Point Of View, Motion, Etc.

I've mentioned a couple of times lately that I am reviewing images I've shot in 2013. I love to look at images after some real time has passed. Completely new perspective. I'm bitterly hard on myself during this process as a matter of course. Yes I find a few hidden gems that I passed over before. Some that I was enamored with due to one minor bit or another may fall out of favor but most of all I am hard on myself about how much I didn't shoot and didn't get done.

I guess it's kind of a bad thing for me to do as we go into winter given the way I'm wired but in a way it does kick me into gear on a few things - let's call it negative motivation - the stick rather than the carrot. Even though it does bring me down a bit seeing how I wasted the summer it also super charges my desire for brute force progress on things that are currently at the top of my list.

I'll share some other thoughts on this another day. Right now I just happened to run across something very rare - an image of me shot in a short sequence with my D600 while I was shooting Anastasia on my washed-out DC trip. I happened to be shooting my X100S the vast majority of the time so my other camera was just laying around. In between packing up for a move Carly managed to fire off a dozen or so shots - some of them a little too much for the blog so I won't share those. Before it got lost in the sea of stuff I won't see again for a long time I thought it was an interesting point of view for a couple of things that I talk about but are kind of hard to show exactly what I mean.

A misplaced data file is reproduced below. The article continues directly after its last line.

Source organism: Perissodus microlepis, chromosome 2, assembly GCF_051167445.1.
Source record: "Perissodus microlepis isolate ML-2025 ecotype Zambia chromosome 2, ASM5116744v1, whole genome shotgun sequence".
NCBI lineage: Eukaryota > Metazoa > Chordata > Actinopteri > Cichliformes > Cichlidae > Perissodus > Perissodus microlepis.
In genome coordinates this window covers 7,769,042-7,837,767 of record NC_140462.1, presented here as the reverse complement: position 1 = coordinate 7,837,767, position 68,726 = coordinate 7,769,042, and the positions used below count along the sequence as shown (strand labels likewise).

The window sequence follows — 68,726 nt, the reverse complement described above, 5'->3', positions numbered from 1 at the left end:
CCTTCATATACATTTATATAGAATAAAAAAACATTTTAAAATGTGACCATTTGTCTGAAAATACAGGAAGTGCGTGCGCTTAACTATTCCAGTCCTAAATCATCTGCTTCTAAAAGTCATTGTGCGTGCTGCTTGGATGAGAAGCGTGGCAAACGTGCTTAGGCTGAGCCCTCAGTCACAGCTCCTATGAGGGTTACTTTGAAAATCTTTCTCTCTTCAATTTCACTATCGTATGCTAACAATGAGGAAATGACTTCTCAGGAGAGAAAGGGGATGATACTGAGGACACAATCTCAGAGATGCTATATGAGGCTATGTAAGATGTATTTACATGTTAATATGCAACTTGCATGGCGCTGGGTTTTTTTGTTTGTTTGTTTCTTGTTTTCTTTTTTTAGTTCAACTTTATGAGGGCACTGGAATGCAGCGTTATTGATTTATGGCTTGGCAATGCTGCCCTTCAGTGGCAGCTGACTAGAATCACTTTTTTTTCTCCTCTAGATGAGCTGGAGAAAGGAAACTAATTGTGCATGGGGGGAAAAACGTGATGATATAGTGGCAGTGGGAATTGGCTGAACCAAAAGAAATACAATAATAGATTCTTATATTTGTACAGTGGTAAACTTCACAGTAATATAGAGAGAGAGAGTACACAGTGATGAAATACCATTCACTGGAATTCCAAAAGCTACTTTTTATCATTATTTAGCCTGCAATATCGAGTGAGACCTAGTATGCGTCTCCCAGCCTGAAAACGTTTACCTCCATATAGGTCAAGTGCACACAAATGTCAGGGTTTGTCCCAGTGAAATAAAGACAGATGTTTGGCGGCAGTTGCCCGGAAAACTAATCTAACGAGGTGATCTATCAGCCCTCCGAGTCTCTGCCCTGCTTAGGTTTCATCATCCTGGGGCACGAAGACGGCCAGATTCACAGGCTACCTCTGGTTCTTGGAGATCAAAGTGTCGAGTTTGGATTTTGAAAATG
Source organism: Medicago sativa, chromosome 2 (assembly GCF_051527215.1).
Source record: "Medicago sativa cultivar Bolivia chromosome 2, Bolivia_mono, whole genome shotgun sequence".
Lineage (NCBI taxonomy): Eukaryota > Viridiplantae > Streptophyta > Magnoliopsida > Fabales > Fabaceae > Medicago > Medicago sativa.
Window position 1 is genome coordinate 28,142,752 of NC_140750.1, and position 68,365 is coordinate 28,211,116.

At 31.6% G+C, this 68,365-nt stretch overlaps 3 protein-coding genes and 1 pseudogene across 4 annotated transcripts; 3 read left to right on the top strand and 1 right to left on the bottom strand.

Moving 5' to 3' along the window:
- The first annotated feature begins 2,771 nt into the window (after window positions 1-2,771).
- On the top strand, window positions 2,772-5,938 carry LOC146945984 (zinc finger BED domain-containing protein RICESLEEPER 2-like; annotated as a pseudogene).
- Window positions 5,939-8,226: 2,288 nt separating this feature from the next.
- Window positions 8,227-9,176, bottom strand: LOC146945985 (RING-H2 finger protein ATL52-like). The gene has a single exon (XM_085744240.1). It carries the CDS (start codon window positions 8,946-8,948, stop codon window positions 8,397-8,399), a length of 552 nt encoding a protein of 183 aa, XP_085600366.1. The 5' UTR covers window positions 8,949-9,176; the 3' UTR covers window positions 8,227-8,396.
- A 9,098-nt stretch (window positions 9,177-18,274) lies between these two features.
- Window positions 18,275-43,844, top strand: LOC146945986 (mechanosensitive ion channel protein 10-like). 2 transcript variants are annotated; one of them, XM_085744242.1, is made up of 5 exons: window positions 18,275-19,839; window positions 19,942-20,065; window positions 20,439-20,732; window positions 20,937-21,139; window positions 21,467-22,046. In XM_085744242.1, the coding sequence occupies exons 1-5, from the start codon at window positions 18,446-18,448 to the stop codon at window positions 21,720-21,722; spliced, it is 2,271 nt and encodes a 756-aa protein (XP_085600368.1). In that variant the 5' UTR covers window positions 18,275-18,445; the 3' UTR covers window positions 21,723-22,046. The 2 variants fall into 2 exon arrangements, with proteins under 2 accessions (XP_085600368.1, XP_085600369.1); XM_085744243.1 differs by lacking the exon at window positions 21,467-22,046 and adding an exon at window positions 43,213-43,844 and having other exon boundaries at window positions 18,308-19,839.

I'm of course talking about the image at the top. Two things of note besides me at my goofiest - damn you Carly. First thing I ramble on about all the time is my preferred M.O. of shooting subjects while they are in some sort of motion. You should be able to see what I mean here. If you can take your eyes off my skinny butt for a moment and check out The subject of what I was pointing my camera at you might get a sense of that subject motion I talk about. This is how I shoot a heck of a lot of my images in terms of circumstances. I shoot with the subject in motion or at the beginning of the motion or the end. Sometimes I will let the subject blur a tiny bit - usually the parts that aren't important. Takes a bit of practice and a really good viewfinder (one of my little hang-ups about EVF's that throw off my timing). Sometimes I choose a shutter speed that freezes that motion. Every once in a while I go for really blurry - actually a combination of blurry and sharp in terms of subject motion. Something you might want to play with.

The second thing is crazy obvious. Point of view. I've seen many many photographers - good ones that get into a habit of only using one point of view. I'm all over the place when I shoot. On the floor. Standing on tables, chairs, ladders, whatever. Does it all work? No. Do things sometimes work that may seem like they wouldn't if you just thought about them? Absolutely. I force myself to do this - well I used to have to put it into the front of my head - now it's almost habit but even now I still take a step back and actively think about what point of view I haven't taken a look at. It can change everything just do it. Get into a different habit that explores points of view you haven't. Try to do it with everything you point your camera at.

Just some Sunday food for thought before this completely slips my mind.

RB

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